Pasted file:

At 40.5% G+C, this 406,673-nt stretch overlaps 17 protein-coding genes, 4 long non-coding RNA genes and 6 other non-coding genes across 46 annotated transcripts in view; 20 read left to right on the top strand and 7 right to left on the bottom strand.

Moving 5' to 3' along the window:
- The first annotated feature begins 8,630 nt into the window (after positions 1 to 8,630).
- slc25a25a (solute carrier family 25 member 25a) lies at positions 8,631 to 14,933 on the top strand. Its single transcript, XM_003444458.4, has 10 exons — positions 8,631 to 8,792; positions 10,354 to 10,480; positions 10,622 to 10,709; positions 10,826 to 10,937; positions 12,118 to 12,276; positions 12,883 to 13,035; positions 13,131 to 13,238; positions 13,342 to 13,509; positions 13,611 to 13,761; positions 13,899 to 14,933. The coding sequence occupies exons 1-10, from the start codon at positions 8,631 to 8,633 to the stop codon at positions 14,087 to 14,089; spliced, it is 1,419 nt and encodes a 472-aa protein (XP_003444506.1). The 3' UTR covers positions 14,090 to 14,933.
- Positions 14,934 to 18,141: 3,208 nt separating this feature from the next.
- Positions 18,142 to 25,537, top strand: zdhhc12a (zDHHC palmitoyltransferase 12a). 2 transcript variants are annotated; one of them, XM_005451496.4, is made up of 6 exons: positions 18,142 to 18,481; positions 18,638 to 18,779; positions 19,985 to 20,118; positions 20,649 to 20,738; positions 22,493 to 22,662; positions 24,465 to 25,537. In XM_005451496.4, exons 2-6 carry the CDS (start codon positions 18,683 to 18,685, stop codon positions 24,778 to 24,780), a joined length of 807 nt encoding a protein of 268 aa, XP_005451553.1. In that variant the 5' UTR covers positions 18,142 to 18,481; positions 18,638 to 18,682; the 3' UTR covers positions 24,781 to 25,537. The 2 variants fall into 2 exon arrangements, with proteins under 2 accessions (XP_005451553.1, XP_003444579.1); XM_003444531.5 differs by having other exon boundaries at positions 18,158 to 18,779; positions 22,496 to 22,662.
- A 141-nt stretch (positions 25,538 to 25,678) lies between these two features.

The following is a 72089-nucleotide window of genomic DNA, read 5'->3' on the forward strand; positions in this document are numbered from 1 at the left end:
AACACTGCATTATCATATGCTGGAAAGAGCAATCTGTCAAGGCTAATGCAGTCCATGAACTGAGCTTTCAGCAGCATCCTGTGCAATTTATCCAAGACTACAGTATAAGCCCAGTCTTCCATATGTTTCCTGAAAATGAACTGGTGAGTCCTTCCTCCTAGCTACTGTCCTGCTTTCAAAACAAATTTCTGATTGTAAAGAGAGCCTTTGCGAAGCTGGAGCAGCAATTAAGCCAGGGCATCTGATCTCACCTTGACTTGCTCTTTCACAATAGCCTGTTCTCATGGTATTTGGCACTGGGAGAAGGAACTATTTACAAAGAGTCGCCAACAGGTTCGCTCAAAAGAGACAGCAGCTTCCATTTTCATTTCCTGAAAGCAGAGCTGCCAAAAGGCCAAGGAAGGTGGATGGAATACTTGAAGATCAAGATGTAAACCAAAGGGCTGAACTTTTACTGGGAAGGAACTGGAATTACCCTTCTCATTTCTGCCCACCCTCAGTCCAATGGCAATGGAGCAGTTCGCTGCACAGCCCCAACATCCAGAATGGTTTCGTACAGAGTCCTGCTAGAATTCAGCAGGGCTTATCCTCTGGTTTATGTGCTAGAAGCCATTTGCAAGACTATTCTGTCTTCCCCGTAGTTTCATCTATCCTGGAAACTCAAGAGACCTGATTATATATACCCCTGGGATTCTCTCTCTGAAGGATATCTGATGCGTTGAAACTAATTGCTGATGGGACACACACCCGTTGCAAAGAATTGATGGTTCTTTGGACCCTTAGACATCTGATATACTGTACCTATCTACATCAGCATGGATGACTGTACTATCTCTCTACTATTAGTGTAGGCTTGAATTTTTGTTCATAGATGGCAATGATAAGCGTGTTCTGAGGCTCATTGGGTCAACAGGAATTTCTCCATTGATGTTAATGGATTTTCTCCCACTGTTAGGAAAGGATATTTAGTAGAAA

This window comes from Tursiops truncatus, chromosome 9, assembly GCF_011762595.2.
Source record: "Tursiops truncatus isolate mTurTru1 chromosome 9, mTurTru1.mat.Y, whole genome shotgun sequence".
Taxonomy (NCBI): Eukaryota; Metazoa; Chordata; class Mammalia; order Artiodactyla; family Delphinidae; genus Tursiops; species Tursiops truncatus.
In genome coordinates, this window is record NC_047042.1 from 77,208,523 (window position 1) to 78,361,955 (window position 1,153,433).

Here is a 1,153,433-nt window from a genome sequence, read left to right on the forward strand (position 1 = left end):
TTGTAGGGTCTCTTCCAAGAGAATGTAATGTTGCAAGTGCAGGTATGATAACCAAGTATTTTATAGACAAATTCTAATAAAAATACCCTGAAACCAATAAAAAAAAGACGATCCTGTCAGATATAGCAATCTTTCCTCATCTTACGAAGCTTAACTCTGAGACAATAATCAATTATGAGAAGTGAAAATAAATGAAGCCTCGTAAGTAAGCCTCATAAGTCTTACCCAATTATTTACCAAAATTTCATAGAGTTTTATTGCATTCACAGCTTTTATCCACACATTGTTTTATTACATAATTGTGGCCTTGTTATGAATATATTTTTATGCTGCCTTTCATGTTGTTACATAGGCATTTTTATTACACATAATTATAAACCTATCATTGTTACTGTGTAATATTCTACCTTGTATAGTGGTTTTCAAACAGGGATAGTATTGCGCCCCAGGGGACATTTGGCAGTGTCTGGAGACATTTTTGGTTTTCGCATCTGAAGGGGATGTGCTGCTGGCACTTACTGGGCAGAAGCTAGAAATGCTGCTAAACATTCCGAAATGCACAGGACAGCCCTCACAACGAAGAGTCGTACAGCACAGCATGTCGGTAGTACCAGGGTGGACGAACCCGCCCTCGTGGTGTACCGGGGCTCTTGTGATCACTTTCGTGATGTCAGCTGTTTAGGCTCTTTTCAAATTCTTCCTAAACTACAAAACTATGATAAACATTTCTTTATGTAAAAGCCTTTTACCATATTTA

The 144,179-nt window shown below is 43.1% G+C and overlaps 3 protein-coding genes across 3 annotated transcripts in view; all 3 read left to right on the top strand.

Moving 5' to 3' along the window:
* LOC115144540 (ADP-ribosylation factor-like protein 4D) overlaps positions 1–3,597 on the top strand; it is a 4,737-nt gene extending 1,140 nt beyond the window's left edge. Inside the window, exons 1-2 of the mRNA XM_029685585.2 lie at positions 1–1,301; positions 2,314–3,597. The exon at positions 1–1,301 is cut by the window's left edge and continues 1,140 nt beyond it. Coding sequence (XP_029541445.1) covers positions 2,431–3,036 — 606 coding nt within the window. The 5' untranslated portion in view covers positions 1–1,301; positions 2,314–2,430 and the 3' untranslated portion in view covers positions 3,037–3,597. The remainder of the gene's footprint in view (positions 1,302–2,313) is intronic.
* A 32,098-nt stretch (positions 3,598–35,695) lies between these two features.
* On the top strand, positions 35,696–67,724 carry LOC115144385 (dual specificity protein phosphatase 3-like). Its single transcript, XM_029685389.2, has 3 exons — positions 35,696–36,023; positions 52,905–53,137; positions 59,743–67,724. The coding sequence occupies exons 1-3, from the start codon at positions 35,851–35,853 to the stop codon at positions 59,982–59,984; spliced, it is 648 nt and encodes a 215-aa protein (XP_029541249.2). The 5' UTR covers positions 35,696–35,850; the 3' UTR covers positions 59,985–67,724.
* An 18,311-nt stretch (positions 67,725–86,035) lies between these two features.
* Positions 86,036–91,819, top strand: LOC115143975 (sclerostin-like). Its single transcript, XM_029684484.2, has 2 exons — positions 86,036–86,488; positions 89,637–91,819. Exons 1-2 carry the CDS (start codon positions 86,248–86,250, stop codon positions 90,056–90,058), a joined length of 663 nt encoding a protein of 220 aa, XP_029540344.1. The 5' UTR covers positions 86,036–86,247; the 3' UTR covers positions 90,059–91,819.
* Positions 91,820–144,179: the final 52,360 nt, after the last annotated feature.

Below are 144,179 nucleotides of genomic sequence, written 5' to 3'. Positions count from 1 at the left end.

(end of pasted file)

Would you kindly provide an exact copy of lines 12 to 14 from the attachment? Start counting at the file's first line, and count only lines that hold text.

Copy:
Taxonomy (NCBI): Eukaryota; Metazoa; Chordata; class Mammalia; order Artiodactyla; family Delphinidae; genus Tursiops; species Tursiops truncatus.
In genome coordinates, this window is record NC_047042.1 from 77,208,523 (window position 1) to 78,361,955 (window position 1,153,433).

Here is a 1,153,433-nt window from a genome sequence, read left to right on the forward strand (position 1 = left end):